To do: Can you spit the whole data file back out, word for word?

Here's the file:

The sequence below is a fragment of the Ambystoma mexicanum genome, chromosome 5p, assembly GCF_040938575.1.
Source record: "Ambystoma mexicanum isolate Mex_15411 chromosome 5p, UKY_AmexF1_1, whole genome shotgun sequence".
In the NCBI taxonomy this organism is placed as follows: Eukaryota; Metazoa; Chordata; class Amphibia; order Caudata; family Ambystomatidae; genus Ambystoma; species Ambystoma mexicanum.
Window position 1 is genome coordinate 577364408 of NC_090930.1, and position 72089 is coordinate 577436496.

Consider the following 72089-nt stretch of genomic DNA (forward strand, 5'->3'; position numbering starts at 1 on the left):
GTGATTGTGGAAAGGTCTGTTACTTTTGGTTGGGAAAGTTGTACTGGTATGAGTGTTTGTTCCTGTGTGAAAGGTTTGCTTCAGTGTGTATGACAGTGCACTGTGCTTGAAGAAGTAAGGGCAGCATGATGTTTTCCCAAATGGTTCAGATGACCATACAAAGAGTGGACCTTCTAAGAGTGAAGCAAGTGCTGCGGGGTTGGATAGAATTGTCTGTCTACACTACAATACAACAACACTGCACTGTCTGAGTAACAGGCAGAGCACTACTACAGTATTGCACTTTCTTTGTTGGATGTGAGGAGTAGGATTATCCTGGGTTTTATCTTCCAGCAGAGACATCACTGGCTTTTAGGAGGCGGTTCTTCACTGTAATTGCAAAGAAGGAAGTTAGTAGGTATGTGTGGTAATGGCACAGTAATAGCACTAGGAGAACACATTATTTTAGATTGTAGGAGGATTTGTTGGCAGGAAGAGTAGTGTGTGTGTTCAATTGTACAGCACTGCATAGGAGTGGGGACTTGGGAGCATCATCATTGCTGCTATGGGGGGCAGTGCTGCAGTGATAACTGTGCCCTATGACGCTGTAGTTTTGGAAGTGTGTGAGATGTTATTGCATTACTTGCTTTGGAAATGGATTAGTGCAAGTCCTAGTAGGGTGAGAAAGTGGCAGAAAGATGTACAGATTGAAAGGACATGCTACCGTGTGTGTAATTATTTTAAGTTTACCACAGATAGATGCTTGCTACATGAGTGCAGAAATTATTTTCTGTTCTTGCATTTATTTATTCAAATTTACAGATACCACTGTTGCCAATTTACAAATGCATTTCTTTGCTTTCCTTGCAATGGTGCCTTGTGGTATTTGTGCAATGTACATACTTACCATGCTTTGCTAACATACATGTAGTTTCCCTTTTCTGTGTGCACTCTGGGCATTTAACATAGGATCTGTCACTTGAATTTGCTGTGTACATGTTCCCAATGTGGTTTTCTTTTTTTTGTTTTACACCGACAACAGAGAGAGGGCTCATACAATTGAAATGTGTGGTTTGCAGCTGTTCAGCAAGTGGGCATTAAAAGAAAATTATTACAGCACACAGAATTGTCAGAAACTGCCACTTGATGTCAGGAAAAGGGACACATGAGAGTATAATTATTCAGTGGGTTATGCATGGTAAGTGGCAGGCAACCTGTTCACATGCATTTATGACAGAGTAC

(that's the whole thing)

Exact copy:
The sequence below is a fragment of the Ambystoma mexicanum genome, chromosome 5p, assembly GCF_040938575.1.
Source record: "Ambystoma mexicanum isolate Mex_15411 chromosome 5p, UKY_AmexF1_1, whole genome shotgun sequence".
In the NCBI taxonomy this organism is placed as follows: Eukaryota; Metazoa; Chordata; class Amphibia; order Caudata; family Ambystomatidae; genus Ambystoma; species Ambystoma mexicanum.
Window position 1 is genome coordinate 577364408 of NC_090930.1, and position 72089 is coordinate 577436496.

Consider the following 72089-nt stretch of genomic DNA (forward strand, 5'->3'; position numbering starts at 1 on the left):
GTGATTGTGGAAAGGTCTGTTACTTTTGGTTGGGAAAGTTGTACTGGTATGAGTGTTTGTTCCTGTGTGAAAGGTTTGCTTCAGTGTGTATGACAGTGCACTGTGCTTGAAGAAGTAAGGGCAGCATGATGTTTTCCCAAATGGTTCAGATGACCATACAAAGAGTGGACCTTCTAAGAGTGAAGCAAGTGCTGCGGGGTTGGATAGAATTGTCTGTCTACACTACAATACAACAACACTGCACTGTCTGAGTAACAGGCAGAGCACTACTACAGTATTGCACTTTCTTTGTTGGATGTGAGGAGTAGGATTATCCTGGGTTTTATCTTCCAGCAGAGACATCACTGGCTTTTAGGAGGCGGTTCTTCACTGTAATTGCAAAGAAGGAAGTTAGTAGGTATGTGTGGTAATGGCACAGTAATAGCACTAGGAGAACACATTATTTTAGATTGTAGGAGGATTTGTTGGCAGGAAGAGTAGTGTGTGTGTTCAATTGTACAGCACTGCATAGGAGTGGGGACTTGGGAGCATCATCATTGCTGCTATGGGGGGCAGTGCTGCAGTGATAACTGTGCCCTATGACGCTGTAGTTTTGGAAGTGTGTGAGATGTTATTGCATTACTTGCTTTGGAAATGGATTAGTGCAAGTCCTAGTAGGGTGAGAAAGTGGCAGAAAGATGTACAGATTGAAAGGACATGCTACCGTGTGTGTAATTATTTTAAGTTTACCACAGATAGATGCTTGCTACATGAGTGCAGAAATTATTTTCTGTTCTTGCATTTATTTATTCAAATTTACAGATACCACTGTTGCCAATTTACAAATGCATTTCTTTGCTTTCCTTGCAATGGTGCCTTGTGGTATTTGTGCAATGTACATACTTACCATGCTTTGCTAACATACATGTAGTTTCCCTTTTCTGTGTGCACTCTGGGCATTTAACATAGGATCTGTCACTTGAATTTGCTGTGTACATGTTCCCAATGTGGTTTTCTTTTTTTTGTTTTACACCGACAACAGAGAGAGGGCTCATACAATTGAAATGTGTGGTTTGCAGCTGTTCAGCAAGTGGGCATTAAAAGAAAATTATTACAGCACACAGAATTGTCAGAAACTGCCACTTGATGTCAGGAAAAGGGACACATGAGAGTATAATTATTCAGTGGGTTATGCATGGTAAGTGGCAGGCAACCTGTTCACATGCATTTATGACAGAGTAC